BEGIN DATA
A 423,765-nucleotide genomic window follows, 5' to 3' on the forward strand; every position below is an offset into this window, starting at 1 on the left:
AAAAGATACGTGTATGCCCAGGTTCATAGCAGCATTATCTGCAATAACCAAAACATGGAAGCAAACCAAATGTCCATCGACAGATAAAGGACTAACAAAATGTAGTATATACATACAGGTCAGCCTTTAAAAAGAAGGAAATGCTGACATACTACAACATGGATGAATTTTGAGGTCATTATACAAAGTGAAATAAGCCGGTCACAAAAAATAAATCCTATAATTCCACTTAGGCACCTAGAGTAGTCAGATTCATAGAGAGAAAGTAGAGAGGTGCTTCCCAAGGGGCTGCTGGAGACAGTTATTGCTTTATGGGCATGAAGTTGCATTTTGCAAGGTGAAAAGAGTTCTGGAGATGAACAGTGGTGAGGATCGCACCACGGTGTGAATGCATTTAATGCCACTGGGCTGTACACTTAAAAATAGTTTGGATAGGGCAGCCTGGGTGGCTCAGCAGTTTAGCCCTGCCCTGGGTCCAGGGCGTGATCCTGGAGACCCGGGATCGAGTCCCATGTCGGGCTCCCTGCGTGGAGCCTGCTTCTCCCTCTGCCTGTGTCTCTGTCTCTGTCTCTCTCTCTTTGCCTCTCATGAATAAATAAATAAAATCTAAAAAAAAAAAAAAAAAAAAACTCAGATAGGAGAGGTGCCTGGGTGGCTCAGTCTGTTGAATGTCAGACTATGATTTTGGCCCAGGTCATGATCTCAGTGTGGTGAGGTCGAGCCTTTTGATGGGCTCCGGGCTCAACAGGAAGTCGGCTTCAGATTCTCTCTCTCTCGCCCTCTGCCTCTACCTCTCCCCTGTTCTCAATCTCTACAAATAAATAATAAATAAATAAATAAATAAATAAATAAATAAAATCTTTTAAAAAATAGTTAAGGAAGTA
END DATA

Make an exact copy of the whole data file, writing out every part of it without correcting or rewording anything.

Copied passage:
A 423,765-nucleotide genomic window follows, 5' to 3' on the forward strand; every position below is an offset into this window, starting at 1 on the left:
AAAAGATACGTGTATGCCCAGGTTCATAGCAGCATTATCTGCAATAACCAAAACATGGAAGCAAACCAAATGTCCATCGACAGATAAAGGACTAACAAAATGTAGTATATACATACAGGTCAGCCTTTAAAAAGAAGGAAATGCTGACATACTACAACATGGATGAATTTTGAGGTCATTATACAAAGTGAAATAAGCCGGTCACAAAAAATAAATCCTATAATTCCACTTAGGCACCTAGAGTAGTCAGATTCATAGAGAGAAAGTAGAGAGGTGCTTCCCAAGGGGCTGCTGGAGACAGTTATTGCTTTATGGGCATGAAGTTGCATTTTGCAAGGTGAAAAGAGTTCTGGAGATGAACAGTGGTGAGGATCGCACCACGGTGTGAATGCATTTAATGCCACTGGGCTGTACACTTAAAAATAGTTTGGATAGGGCAGCCTGGGTGGCTCAGCAGTTTAGCCCTGCCCTGGGTCCAGGGCGTGATCCTGGAGACCCGGGATCGAGTCCCATGTCGGGCTCCCTGCGTGGAGCCTGCTTCTCCCTCTGCCTGTGTCTCTGTCTCTGTCTCTCTCTCTTTGCCTCTCATGAATAAATAAATAAAATCTAAAAAAAAAAAAAAAAAAAAACTCAGATAGGAGAGGTGCCTGGGTGGCTCAGTCTGTTGAATGTCAGACTATGATTTTGGCCCAGGTCATGATCTCAGTGTGGTGAGGTCGAGCCTTTTGATGGGCTCCGGGCTCAACAGGAAGTCGGCTTCAGATTCTCTCTCTCTCGCCCTCTGCCTCTACCTCTCCCCTGTTCTCAATCTCTACAAATAAATAATAAATAAATAAATAAATAAATAAATAAATAAAATCTTTTAAAAAATAGTTAAGGAAGTA